Our regular series of AL454 posts will end with two final posts from me, Jan, chief scientist on AL454.
On April 29th at 7 am Alkor entered Kiel harbor, and after discharging our equipment, the cruise was officially over. As after every cruise, archiving of the many thousands of samples taken, sorting, editing and entering of the underlying data in databases, dealing with the work accumulated during the absence, and (for some of use) preparing the upcoming May cruise AL457 with Alkor completely took up our time afterwards, so please excuse the gap in blog posts since then.
After the initial technical problems (see second blog post), we benefited from ideal working weather and high motivation of everyone on board and were able to complete nearly all of the work we had initially planned (see first blog post), covering hundreds of different stations in Kiel Bight, Arkona Basin, Bornholm Basin, Gdansk Deep and Gotland Basin, along a cruise track of over 1800 nautical miles.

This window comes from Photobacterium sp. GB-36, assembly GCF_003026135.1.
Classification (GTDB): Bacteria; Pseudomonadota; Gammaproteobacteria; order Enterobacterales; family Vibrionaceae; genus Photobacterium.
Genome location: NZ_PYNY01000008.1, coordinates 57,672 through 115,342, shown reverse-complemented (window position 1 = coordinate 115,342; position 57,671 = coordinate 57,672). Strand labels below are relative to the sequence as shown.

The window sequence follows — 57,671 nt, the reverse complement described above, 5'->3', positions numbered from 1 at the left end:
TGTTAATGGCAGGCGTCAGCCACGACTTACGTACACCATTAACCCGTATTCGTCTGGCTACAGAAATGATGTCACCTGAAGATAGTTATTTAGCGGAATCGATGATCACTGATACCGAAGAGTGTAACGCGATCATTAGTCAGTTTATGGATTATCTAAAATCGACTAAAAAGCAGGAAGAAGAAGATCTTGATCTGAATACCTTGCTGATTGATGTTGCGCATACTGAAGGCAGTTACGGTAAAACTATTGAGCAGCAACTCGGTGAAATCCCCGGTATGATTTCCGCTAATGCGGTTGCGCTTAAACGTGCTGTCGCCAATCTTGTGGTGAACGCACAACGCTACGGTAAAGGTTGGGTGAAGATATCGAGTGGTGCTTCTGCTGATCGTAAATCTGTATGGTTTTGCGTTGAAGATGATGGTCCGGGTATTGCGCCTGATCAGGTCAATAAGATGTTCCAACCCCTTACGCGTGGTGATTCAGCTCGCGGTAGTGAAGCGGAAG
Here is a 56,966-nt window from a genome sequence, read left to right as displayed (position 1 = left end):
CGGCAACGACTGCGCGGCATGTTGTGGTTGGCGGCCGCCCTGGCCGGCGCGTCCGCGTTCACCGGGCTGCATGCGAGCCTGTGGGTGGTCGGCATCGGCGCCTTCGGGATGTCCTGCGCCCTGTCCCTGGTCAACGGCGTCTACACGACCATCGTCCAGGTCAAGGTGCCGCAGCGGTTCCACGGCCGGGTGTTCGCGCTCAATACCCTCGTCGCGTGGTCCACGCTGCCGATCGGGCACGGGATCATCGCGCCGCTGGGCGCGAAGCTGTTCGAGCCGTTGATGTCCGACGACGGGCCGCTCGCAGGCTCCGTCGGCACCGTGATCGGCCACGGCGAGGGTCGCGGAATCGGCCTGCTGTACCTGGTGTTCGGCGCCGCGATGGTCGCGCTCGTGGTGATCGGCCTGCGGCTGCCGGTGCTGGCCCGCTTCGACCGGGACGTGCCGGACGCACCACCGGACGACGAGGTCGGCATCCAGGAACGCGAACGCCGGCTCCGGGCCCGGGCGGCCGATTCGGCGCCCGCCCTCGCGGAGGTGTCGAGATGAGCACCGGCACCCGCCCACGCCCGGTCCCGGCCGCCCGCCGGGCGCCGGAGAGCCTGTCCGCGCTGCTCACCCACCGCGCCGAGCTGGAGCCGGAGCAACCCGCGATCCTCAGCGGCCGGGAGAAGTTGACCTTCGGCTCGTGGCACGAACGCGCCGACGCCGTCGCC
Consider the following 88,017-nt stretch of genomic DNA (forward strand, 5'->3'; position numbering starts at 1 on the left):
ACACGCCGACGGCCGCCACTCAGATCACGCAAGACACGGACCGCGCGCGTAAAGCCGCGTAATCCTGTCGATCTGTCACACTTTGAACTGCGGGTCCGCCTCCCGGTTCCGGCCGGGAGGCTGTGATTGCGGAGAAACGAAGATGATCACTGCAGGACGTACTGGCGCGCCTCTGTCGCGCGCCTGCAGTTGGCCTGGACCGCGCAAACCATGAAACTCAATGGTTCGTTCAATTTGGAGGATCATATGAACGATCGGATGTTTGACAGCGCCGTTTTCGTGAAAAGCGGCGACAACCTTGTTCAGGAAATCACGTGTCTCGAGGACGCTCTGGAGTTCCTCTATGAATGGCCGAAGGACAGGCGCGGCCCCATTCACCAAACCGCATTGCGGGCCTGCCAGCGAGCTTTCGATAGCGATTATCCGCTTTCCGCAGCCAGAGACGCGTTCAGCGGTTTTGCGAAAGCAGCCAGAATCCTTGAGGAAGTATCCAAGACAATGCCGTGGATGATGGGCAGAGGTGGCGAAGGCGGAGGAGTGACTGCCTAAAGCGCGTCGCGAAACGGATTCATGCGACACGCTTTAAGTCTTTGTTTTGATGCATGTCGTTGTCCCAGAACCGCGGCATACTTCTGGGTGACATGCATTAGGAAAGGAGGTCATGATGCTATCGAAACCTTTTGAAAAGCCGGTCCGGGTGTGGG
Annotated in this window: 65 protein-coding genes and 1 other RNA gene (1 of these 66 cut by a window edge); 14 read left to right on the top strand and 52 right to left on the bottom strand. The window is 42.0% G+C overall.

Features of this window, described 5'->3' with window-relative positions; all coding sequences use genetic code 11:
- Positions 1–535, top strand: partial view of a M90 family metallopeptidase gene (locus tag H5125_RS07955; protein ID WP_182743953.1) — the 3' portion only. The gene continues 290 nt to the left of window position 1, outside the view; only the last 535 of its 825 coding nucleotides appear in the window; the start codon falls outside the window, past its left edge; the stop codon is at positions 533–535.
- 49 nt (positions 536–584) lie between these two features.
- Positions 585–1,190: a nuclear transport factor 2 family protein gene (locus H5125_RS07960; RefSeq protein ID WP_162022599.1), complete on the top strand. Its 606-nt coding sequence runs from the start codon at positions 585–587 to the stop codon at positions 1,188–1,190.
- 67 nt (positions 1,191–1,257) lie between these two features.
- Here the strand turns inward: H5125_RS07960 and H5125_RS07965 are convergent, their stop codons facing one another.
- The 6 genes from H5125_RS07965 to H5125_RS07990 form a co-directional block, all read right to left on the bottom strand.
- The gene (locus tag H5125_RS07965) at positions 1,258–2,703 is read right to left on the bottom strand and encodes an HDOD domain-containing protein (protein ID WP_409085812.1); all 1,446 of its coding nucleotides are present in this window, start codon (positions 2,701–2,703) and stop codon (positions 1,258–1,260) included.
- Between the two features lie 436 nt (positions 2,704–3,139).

Scientifically, this cruise successfully expanded a time series compiled by the efforts of many people over the past 30 years. All data and samples that we wanted to collect were collected. The scientific analyses will now take many more months and in some cases even years. We will give some insights into first results in the course of 2015, by posting links to our cruise reports and to scientific publications.
A big thank you to all participants and crew members for the great work, good working atmosphere, and the fun on board!